Wednesday, 20 July 2011

Behavior Driven Development

While collaborating on a new article I was recently pointed in the direction of Behavior Driven Development (BDD) by Chris O’Dell. I only thought I had a vague idea of what it was before and I got so absorbed in Behavior Driven Development on Wikipedia and Dan North’s Introducing BDD today that I missed my stop on the tube. I never miss my stop on the tube!

There are two main points that stood out for me.

I usually develop software inside out. Start with the model and then add the user interfaces on top. Dan North tells us that the first thing that we should do is get the user interface going and then show it to the customer/user to get immediate feedback. This is actually far more sensible as the user interface is what the users see and use, so they can tell you if it’s right or how it needs to be changed. Then you can develop the model to suit, rather than the other way around.

For while now I have been looking for a good way to record acceptance criteria with user stories and I think I’ve found it. Dan gives and example of an ATM:

To illustrate, let’s use the classic example of an ATM machine. One of the story cards might look like this:

+Title: Customer withdraws cash+
As a customer,
I want to withdraw cash from an ATM,
so that I don’t have to wait in line at the bank.

So how do we know when we have delivered this story? There are several scenarios to consider: the account may be in credit, the account may be overdrawn but within the overdraft limit, the account may be overdrawn beyond the overdraft limit. Of course, there will be other scenarios, such as if the account is in credit but this withdrawal makes it overdrawn, or if the dispenser has insufficient cash.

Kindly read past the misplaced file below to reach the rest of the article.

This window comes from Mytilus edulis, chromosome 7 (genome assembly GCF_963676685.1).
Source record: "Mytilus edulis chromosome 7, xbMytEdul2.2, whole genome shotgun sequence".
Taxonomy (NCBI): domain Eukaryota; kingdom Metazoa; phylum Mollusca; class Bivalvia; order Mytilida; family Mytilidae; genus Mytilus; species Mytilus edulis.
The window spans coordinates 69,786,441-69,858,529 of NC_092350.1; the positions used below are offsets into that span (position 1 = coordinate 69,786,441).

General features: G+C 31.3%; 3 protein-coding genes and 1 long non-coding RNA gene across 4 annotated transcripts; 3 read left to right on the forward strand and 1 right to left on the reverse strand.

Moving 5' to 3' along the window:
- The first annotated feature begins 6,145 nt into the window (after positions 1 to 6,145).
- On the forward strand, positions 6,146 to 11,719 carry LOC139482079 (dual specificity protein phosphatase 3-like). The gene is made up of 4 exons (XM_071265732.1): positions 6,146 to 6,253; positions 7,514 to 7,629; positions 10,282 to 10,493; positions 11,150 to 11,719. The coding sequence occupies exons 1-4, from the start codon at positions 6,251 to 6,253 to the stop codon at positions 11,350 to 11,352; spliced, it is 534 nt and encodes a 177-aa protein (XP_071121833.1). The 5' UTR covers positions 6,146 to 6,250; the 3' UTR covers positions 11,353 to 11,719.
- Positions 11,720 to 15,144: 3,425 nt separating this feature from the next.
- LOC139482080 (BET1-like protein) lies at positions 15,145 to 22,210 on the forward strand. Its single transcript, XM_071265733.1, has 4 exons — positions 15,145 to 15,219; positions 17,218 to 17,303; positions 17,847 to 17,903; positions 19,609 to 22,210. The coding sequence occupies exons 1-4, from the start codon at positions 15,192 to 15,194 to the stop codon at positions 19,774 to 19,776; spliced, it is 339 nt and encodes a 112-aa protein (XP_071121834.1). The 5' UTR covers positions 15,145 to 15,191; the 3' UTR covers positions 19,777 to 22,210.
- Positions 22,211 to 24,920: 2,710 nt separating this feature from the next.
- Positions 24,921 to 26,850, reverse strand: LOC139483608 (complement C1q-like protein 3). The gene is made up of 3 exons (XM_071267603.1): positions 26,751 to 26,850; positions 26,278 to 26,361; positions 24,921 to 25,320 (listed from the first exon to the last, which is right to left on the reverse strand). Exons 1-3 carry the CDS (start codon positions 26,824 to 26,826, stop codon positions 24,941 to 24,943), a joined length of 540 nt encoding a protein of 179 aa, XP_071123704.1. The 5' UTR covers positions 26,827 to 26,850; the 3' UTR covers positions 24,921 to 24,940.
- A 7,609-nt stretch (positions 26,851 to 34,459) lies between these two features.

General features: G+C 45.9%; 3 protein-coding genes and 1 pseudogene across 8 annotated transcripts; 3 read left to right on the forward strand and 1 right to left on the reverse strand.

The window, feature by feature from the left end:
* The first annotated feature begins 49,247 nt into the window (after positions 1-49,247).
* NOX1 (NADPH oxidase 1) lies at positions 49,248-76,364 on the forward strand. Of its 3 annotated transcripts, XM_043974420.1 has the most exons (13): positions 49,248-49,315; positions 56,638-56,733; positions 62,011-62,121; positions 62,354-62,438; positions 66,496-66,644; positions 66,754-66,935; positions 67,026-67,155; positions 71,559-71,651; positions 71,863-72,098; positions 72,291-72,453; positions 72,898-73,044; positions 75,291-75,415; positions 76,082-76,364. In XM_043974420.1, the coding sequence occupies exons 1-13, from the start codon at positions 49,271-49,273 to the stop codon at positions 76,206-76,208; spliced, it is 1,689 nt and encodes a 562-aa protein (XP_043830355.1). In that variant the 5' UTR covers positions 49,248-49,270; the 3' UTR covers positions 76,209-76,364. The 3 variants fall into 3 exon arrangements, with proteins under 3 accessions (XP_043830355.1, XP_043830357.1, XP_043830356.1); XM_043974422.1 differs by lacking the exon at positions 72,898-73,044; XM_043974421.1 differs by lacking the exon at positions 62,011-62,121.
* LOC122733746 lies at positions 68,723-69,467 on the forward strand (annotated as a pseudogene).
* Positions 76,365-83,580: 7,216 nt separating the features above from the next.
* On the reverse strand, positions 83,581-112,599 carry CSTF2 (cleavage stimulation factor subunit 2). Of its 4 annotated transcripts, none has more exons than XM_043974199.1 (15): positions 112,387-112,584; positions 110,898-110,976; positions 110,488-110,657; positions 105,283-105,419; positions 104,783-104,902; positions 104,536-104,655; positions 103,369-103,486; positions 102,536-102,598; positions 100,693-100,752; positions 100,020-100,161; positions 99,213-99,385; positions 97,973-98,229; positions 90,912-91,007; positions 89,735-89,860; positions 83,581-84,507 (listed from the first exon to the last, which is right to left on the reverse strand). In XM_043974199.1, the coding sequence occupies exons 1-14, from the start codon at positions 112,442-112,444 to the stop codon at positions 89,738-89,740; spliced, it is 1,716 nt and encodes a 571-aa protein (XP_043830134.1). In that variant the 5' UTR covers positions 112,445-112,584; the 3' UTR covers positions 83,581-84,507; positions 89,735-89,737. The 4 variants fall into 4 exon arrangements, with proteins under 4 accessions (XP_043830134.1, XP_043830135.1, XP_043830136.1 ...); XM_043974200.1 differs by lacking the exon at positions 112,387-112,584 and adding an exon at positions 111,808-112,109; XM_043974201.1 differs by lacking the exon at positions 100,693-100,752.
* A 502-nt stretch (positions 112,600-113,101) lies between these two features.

Using the given-when-then template, the first two scenarios might look like this:

+Scenario 1: Account is in credit+
Given the account is in credit
And the card is valid
And the dispenser contains cash
When the customer requests cash
Then ensure the account is debited
And ensure cash is dispensed
And ensure the card is returned

Notice the use of “and” to connect multiple givens or multiple outcomes in a natural way.

+Scenario 2: Account is overdrawn past the overdraft limit+
Given the account is overdrawn
And the card is valid
When the customer requests cash
Then ensure a rejection message is displayed
And ensure cash is not dispensed
And ensure the card is returned

Both scenarios are based on the same event and even have some givens and outcomes in common. We want to capitalize on this by reusing givens, events, and outcomes.


Of course there is a lot more to BDD, than I have described here, but these are the inspirational particles for me.

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